CD Projekt RED addresses company culture, complaints of low morale

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Cyberpunk2077

CD Projekt RED is, for good reason, one of the darling developers as far as consumers are concerned. They’re the sort who’re usually so forthcoming with information, that in the eyes of those who buy their games, they can do no wrong. However, the radio silence regarding Cyberpunk 2077, the departure of a number of team leads and some unflattering company reviews on employment review site Glassdoor have led to a bit of negativity. Enough so that CD Projekt RED has felt compelled to comment.

“We’d normally avoid commenting on company reviews on spaces like Glassdoor, but this time around – especially in light of the fact we haven’t communicated anything about Cyberpunk 2077 for a long time and saw some gamers getting worried about the project – we’d like to elaborate on a few things.”

The apparent lack of staff morale among those who’ve left and some who remain at the company apparently comes down to how the company has expanded in size, along with how uncompromising the company is in its vision, co-founder Marcin Iwinski and studio head Adam Badowski said in the statement.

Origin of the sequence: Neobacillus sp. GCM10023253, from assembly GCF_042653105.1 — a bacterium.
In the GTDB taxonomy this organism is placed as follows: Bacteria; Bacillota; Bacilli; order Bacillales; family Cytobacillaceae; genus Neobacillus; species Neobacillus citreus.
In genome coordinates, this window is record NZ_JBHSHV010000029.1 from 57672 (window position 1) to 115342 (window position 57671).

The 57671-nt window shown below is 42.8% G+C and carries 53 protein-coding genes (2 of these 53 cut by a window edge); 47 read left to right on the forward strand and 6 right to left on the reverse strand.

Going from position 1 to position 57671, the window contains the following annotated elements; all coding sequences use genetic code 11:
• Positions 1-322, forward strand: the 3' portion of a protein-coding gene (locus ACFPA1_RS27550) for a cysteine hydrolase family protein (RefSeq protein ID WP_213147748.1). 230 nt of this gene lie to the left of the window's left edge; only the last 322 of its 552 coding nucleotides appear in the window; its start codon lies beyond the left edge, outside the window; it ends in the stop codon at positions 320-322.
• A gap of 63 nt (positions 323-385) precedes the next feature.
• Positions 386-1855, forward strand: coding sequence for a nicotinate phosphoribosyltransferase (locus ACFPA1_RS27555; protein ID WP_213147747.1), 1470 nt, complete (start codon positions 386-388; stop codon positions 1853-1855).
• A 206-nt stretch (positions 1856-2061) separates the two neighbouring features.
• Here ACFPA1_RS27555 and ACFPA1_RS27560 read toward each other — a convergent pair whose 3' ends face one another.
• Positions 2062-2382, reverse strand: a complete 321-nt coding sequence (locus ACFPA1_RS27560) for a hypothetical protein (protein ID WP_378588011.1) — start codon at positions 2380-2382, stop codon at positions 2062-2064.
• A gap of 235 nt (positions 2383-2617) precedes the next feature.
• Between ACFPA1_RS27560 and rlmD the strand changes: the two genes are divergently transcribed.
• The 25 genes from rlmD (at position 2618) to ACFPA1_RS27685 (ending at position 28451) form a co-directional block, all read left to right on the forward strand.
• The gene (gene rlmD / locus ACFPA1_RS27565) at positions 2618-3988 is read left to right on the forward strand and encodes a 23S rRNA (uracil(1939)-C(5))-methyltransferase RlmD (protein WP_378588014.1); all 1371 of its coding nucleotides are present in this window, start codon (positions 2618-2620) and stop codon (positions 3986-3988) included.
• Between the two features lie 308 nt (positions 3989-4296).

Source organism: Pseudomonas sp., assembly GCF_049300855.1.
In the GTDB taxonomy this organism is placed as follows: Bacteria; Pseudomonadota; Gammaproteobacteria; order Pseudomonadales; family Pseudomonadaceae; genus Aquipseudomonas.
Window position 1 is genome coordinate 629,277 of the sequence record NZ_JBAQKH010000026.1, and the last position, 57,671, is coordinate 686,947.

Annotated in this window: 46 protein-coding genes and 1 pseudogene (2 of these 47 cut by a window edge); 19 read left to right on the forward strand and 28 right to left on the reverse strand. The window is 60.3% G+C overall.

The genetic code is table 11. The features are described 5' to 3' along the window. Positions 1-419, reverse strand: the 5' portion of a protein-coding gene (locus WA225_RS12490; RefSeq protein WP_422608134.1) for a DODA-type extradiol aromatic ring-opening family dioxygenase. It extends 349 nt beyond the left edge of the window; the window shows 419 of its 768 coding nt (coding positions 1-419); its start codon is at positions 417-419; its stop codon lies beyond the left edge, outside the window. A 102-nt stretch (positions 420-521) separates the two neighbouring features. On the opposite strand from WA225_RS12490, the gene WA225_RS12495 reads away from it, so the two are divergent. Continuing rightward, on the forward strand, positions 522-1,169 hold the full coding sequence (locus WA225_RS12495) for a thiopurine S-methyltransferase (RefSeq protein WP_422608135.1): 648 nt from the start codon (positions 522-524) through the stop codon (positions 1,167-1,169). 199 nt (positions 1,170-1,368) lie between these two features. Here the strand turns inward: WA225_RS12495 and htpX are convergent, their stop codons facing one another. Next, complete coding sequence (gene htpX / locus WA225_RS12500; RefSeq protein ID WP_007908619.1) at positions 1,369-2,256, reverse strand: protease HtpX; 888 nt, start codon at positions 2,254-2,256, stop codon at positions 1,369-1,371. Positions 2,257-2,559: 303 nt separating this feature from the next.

“Every role-playing game we ever developed seemed impossible to achieve at the moment we set out to create it … [but] even if something feels impossible, it doesn’t mean it is. As it turns out, most often things are perfectly possible, they just require a lot of faith, commitment and spirit,” the statement said.

“This approach to making games is not for everyone. It often requires a conscious effort to ‘reinvent the wheel’ – even if you personally think it already works like a charm. But you know what? We believe reinventing that wheel every friggin’ time is what makes a better game. It’s what creates innovation and makes it possible for us to say we’ve worked really hard on something, and we think it’s worth your hard-earned-cash. If you make games with a ‘close enough is good enough’ attitude, you end up in a comfort zone. And you know where the magic happens.”

CDPRstatement

Unusually for CDPR, the statement doesn’t really address any of the concerns around the human cost of making games – and really just comes across as PR. There’s still an unfortunate glorification of crunch (perfectly captured in Jason Schreier’s Blood, Sweat and Pixels) within the industry and this statement really just solidifies that. But, it’s all in the name of giving us great games so we as consumers happily ignore it all.

Read  Cyberpunk 2077 will be no bullcrap, “just honest gaming” says CD Projekt Red

“Cyberpunk 2077 is progressing as planned but we are taking our time – in this case the silence is the cost of making a great game.”

Last Updated: October 17, 2017

Geoffrey Tim

Editor. I’m old, grumpy and more than just a little cynical. One day, I found myself in possession of a NES, and a copy of Super Mario Bros 3. It was that game that made me realise that games were more than just toys to idly while away time – they were capable of being masterpieces. I’m here now, looking for more of those masterpieces.